Uprate enclosure cooling for high-compute-power racks

Uprate enclosure cooling for high-compute-power racks

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In today’s data-driven business models, says enclosure maker Rittal, even small companies have to contend with growing IT needs. When they expand their computing environments and install the latest class of servers, the issue of cooling the equipment becomes acute. Legacy air-cooling systems are no longer sufficient; the company offers its DX cooling solutions to support growing IT needs.
By Graham Prophet

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The Rittal LCU DX and LCP DX deliver enclosure-based cooling via direct expansion units. The units install simply by mounting them on the side panels inside IT racks. Expanding a small-scale, air-cooled IT hardware environment to create a multi-enclosure facility often calls for a new cooling strategy. The first and most fundamental question is whether water-based or refrigerant-based cooling is more appropriate. It also makes sense to understand the total cost of ownership – including both capital expenditure and ongoing operating costs.

 

Direct expansion (DX) solutions for cooling IT equipment are the quickest and easiest solutions to implement and require less capital expenditure than water-based ones. DX solutions employ conventional refrigerant-based cooling with a split system and a compressor. Cooling is via a closed-loop refrigeration cycle, featuring an evaporator, a compressor, a condenser and an expansion valve.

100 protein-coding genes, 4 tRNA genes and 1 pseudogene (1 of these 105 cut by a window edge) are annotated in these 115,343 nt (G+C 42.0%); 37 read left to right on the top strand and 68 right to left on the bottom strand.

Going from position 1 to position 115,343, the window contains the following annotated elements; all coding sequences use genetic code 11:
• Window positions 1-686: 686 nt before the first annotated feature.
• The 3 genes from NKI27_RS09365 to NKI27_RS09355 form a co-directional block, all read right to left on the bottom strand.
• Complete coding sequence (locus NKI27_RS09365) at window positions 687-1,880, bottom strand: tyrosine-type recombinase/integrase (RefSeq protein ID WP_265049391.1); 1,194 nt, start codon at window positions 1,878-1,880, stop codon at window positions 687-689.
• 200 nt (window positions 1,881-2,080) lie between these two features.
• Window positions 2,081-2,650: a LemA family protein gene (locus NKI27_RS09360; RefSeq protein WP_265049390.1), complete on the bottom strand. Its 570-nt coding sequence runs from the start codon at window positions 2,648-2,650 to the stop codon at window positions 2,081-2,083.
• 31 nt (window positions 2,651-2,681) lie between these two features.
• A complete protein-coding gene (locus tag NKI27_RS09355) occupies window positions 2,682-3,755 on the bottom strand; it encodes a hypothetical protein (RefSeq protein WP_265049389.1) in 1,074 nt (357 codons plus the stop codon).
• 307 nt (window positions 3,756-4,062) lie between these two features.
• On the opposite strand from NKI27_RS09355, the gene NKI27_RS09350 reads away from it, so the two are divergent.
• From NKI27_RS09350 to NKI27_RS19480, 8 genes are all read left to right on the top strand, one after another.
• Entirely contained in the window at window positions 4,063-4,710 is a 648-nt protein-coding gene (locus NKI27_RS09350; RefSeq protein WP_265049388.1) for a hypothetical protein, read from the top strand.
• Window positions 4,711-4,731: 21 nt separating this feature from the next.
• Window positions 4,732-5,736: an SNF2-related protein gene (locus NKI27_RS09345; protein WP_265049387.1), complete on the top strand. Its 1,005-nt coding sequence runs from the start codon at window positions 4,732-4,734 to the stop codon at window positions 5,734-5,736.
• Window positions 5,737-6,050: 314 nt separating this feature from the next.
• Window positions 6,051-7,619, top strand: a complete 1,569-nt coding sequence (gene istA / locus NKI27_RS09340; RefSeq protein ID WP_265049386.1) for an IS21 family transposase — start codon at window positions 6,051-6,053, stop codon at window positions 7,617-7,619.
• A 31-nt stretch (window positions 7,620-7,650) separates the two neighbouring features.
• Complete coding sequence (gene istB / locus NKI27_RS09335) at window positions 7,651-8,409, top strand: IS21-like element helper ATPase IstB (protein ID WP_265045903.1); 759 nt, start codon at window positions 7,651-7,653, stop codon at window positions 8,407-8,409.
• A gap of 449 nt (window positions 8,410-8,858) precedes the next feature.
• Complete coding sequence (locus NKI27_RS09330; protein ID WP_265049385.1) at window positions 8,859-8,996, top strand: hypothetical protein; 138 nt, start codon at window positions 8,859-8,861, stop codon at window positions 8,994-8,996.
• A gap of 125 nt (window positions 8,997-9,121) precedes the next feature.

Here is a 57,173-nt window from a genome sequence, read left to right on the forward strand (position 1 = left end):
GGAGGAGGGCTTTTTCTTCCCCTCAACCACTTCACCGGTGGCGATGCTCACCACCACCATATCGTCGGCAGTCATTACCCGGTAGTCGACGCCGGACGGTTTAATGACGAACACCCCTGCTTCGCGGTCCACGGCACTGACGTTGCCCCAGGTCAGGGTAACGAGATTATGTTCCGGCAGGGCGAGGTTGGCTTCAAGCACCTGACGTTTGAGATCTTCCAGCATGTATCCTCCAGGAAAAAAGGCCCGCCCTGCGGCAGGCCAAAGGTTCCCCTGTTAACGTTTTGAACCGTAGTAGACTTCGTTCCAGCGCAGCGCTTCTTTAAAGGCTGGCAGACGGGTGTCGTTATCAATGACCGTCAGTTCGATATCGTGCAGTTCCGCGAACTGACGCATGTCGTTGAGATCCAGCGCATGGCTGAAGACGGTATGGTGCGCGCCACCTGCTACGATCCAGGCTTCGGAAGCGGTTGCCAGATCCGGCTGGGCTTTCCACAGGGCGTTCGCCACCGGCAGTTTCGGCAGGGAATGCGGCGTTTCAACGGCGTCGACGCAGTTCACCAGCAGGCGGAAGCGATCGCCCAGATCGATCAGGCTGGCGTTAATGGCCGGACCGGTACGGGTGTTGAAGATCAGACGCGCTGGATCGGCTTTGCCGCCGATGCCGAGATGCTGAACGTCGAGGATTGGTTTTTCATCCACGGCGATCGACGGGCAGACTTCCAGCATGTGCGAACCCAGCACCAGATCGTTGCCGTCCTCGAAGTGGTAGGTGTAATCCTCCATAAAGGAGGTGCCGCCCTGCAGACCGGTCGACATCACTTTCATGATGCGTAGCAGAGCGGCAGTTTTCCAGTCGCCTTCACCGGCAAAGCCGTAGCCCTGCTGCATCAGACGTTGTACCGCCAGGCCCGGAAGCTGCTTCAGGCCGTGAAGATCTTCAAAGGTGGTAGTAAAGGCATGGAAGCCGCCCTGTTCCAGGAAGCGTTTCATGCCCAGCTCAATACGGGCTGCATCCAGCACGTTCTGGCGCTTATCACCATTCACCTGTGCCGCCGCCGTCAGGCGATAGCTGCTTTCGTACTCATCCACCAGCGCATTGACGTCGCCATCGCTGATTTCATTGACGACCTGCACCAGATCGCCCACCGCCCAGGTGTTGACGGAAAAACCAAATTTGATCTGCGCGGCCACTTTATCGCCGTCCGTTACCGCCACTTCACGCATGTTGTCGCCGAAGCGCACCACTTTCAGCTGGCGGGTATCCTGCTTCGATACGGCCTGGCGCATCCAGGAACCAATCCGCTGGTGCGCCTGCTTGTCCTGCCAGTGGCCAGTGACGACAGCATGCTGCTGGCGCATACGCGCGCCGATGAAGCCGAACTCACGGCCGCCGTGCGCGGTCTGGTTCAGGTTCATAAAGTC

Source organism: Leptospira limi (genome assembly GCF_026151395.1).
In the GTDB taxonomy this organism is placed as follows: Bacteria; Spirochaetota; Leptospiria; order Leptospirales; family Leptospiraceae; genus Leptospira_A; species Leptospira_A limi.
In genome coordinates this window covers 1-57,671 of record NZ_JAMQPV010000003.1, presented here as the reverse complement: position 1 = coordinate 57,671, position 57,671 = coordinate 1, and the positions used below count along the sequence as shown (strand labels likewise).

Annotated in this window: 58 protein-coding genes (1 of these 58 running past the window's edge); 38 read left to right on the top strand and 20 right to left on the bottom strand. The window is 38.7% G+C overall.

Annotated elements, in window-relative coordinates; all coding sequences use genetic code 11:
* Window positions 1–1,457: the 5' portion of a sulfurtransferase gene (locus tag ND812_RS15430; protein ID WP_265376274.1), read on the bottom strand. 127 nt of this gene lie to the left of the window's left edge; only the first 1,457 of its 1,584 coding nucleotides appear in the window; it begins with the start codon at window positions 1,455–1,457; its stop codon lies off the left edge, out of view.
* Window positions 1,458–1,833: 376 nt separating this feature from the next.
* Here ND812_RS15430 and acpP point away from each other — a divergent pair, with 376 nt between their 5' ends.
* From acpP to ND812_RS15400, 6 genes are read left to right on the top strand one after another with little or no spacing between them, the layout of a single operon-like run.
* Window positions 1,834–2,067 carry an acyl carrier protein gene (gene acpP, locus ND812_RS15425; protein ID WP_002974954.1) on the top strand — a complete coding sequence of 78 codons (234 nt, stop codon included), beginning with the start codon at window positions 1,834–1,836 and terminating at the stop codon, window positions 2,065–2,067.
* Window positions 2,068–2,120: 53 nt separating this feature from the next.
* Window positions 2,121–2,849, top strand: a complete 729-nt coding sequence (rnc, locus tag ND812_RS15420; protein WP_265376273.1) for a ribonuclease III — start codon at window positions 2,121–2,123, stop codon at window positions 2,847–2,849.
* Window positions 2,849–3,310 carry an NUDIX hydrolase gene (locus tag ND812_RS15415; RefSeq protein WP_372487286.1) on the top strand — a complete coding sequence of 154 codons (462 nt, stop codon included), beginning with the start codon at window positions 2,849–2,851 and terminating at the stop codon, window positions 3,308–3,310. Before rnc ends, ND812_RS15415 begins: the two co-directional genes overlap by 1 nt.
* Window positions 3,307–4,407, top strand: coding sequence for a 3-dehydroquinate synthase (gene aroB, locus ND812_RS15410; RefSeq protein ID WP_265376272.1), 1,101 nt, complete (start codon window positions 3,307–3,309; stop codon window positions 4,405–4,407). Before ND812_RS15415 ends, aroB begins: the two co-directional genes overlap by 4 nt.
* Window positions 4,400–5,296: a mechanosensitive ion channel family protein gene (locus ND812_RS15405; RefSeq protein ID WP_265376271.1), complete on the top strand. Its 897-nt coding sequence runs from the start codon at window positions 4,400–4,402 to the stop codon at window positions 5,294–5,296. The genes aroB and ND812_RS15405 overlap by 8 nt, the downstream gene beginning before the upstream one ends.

Rittal’s LCU DX (Liquid Cooling Unit) offers enclosure-based cooling with DX units mounted inside 800-wide IT racks. They are available with up to 6.5 kW output in both single and dual redundancy variants.

 

The LCU system features horizontal air circulation, supporting the conventional method of front-to-back air flow to the 19-inch racks. Cold air is blown directly in front of the components. After being warmed by the servers, the air is drawn into the cooling unit at the rear of the enclosure and passes through the heat exchanger, which cools it. This method requires IT enclosures that are sufficiently air-tight, such as Rittal’s TS IT series. Otherwise cold air will escape, impacting overall efficiency. LCU DX units are installable in 800-mm server enclosures.

 

Rittal’s LCP DX is suitable for 12 kW power dissipation; it can be mounted on the side of an IT enclosure, enabling a single device to cool two enclosures. One version of LCP DX blows cool air out to the front and can be employed to create solutions with a cold aisle that cools multiple IT racks.

 

Rittal; www.rittal.co.uk and www.friedhelm-loh-group.com

 

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